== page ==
Journal article

Gibson H, Huang D, Hayhoe B, El-Osta Aet al., 2022, A virtual group consultation model of care for menopause treatment, New England Journal of Medicine, Vol: 3, ISSN: 0028-4793

Journal article

El-Osta A, Webber I, Alaa A, Bagkeris E, Tagavi Azar Sharabiani M, Mian S, Majeed Aet al., 2022, What is the suitability of clinical vignettes in benchmarking the performance of online symptom checkers? An audit study, BMJ Open, Vol: 12, ISSN: 2044-6055

Objective: Assess the suitability of clinical vignettes in benchmarking the performance of online symptom checkers (OSCs).Design: Observational study using a publicly available free OSC.Participants: Healthily OSC, which provided consultations in English, was used to record consultation outcomes from two lay and four expert inputters using 139 standardised patient vignettes. Each vignette included three diagnostic solutions and a triage recommendation in one of three categories of triage urgency. A panel of three independent general practitioners interpreted the vignettes to arrive at an alternative set of diagnostic and triage solutions. Both sets of diagnostic and triage solutions were consolidated to arrive at a final consolidated version for benchmarking.Main outcome measures: Six inputters simulated 834 standardised patient evaluations using Healthily OSC and recorded outputs (triage solution, signposting, and whether the correct diagnostic solution appeared first or within the first three differentials). We estimated Cohen’s kappa to assess how interpretations by different inputters could lead to divergent OSC output even when using the same vignette or when compared with a separate panel of physicians.Results: There was moderate agreement on triage recommendation (kappa=0.48), and substantial agreement on consultation outcomes between all inputters (kappa=0.73). OSC performance improved significantly from baseline when compared against the final consolidated diagnostic and triage solution (p<0.001).Conclusions: Clinical vignettes are inherently limited in their utility to benchmark the diagnostic accuracy or triage safety of OSC. Real-world evidence studies involving real patients are recommended to benchmark the performance of OSC against a panel of physicians.

Journal article

Dallera G, Alaa A, El-Osta A, Kreindler J, Harris Met al., 2022, Evaluating the feasibility and acceptability of a safety protocol to mitigate SARS-CoV-2 transmission risks when participating in full-capacity live mass events: a cross-sectional survey and interview-based study, BMJ Open, ISSN: 2044-6055

Objectives: To investigate the feasibility and acceptability of a novel COVID-19 safety protocol combining professionally witnessed home-based videoed pre-event testing and a data-driven risk assessment model that was implemented at Standon Calling Festival in July 2021.Design: Observational study using a sequential explanatory mixed-methods design.Setting: Standon Calling Festival, Hertfordshire, England.Participants: 1,093 survey respondents who attended Standon Calling Festival in July 2021, 11 of whom were interviewed.Results: Respondents reported that the videoed lateral flow test (LFT) was straightforward, non-intrusive, inexpensive and improved the ability to self-test. Participants felt safe at the event knowing that everyone had followed a robust testing protocol to mitigate the spread of COVID-19. Participants reported that medically certified home-based testing has the potential for use in other health spheres, although over-reliance on test results alone may create a false sense of security.Conclusions: Our study showed that a protocol that combines professionally witnessed home-based videoed pre-event testing is highly acceptable and feasible, and it can inform decision making and support the safe reopening of live mass events at full capacity. Although COVID-19 is now considered endemic in the UK, this protocol can be of value for other countries where the live events industry remains heavily impacted. Risk-modelling should be tested and evaluated at future events to further increase the robustness of this protocol.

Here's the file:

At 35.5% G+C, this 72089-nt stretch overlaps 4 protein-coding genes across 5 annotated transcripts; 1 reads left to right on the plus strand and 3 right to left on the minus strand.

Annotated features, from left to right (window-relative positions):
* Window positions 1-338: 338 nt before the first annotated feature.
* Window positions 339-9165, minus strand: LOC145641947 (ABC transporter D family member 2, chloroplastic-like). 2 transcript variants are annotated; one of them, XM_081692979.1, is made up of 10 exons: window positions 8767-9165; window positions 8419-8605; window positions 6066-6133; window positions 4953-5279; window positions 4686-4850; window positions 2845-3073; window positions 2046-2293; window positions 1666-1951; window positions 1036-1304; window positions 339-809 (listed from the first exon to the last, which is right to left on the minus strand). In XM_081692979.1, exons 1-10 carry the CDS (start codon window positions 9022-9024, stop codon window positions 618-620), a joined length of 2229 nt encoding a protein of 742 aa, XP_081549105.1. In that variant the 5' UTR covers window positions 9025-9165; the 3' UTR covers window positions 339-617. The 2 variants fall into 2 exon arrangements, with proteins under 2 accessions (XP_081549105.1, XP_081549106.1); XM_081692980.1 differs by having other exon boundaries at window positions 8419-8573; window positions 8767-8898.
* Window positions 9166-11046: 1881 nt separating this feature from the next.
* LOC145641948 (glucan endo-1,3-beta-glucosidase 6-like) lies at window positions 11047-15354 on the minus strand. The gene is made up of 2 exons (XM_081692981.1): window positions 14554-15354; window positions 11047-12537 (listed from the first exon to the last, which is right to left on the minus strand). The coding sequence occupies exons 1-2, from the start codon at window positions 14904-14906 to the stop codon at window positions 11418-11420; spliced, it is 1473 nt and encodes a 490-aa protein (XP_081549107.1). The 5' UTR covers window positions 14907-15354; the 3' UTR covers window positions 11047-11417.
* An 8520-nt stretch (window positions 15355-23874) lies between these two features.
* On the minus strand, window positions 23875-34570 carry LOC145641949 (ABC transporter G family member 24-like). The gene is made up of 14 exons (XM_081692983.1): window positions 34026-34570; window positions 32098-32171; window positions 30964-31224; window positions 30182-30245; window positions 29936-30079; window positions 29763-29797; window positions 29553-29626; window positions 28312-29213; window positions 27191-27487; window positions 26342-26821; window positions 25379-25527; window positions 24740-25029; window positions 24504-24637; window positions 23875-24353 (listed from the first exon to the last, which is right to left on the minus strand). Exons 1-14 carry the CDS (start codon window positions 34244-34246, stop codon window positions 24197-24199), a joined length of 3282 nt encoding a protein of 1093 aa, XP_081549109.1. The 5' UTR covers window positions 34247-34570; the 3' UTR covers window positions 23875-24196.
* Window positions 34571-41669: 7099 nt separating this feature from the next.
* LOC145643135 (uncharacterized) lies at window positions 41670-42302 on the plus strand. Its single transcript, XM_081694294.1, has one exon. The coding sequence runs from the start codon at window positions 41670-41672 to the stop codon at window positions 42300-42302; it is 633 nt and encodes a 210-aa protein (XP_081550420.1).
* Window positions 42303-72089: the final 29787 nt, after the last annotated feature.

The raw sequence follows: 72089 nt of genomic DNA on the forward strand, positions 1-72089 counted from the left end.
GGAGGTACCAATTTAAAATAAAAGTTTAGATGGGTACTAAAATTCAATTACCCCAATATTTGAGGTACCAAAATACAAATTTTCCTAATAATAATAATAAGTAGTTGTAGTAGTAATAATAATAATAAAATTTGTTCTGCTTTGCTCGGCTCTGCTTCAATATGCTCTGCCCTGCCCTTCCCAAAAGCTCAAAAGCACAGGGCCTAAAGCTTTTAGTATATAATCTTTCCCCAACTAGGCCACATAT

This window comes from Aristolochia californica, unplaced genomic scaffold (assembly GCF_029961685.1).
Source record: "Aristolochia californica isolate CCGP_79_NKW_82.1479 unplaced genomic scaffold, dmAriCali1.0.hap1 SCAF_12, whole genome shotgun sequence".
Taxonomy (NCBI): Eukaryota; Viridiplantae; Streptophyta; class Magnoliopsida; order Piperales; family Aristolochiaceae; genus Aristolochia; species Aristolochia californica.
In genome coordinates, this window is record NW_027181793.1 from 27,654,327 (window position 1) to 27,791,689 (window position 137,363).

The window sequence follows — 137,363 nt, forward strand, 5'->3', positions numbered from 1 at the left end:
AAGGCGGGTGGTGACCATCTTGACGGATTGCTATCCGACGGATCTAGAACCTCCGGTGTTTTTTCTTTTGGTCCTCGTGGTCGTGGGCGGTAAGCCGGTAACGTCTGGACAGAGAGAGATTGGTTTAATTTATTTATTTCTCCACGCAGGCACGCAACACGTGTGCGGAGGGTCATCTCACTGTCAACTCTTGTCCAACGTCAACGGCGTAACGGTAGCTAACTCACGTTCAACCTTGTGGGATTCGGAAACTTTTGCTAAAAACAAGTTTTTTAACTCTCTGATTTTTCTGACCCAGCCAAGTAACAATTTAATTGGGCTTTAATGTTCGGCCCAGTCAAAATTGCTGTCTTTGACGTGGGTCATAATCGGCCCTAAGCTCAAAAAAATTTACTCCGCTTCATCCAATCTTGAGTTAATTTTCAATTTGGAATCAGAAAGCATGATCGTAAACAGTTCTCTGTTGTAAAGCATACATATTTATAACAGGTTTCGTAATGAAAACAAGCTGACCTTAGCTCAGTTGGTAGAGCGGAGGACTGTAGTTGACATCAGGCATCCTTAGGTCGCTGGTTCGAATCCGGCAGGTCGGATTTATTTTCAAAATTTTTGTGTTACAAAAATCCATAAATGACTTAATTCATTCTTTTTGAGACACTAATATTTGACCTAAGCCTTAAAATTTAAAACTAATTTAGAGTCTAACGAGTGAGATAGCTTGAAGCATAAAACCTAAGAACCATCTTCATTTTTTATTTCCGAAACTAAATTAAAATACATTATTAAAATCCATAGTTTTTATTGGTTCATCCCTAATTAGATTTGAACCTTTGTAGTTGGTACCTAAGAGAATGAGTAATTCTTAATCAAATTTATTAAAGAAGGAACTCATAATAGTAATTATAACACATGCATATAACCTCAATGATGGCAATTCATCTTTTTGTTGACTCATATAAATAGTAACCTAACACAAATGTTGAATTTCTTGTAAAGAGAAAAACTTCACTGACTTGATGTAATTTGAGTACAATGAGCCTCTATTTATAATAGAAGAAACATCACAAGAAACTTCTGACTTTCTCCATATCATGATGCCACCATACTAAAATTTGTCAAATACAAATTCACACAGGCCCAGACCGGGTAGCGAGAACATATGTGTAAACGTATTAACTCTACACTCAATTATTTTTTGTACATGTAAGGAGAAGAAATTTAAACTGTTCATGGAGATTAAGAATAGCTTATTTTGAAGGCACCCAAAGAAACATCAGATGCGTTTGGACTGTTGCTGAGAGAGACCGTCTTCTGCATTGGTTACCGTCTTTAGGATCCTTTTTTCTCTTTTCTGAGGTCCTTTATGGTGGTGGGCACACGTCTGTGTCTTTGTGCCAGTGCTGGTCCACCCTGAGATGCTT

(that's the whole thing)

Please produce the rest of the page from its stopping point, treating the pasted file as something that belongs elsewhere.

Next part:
Journal article

Sivarajasingam V, Webber I, Alaa A, El-Osta Aet al., 2022, Investigating public awareness, prevailing attitudes and perceptions towardsdomestic violence and abuse: a qualitative study in the United Kingdom, BMC Public Health, ISSN: 1471-2458

Background:Reported Domestic Violence and Abuse (DVA) cases have increased since the advent of the COVID-19 pandemic and ensuing lockdown. Understanding the general public’s view about DVA is vital, as it would help develop targeted interventions and effective public policies to tackle DVA. We investigated public awareness, attitudes and perceptions towards DVA, and explored mechanisms to tackle DVA in the community setting.Methods: In-depth personal interviews were conducted with 29 participants who responded to study invitations and adverts on social media. A topic guide was used to ensure consistency across the interviews, which were audio-recorded, transcribed and analysed thematically to detect emergent themes concerning DVA.Results:All respondents were aware of the concept of abuse. Thirty-eight percent declared either having experienced DVA directly or that they knew someone close to being abused. More than half of the respondents were not aware of existing DVA supportive services in the UK. Overarching themes generated from the contextual analysis included contributing factors for DVA, challenges and barriers facing victims and proposals for future interventions.Conclusions:The public has a broad understanding of the impacts of DVA. Simultaneously, the public fail to recognise specific instances or events in their daily lives. Raising public awareness, particularly in children through the school curriculum, highlighting existing support services and introducing the routine use of short screening tools for DVA in primary care can increase awareness, early identification and effective interventions. Sustained, multi-level community facing interventions are recommended to reduce stigma and fear associated with DVA.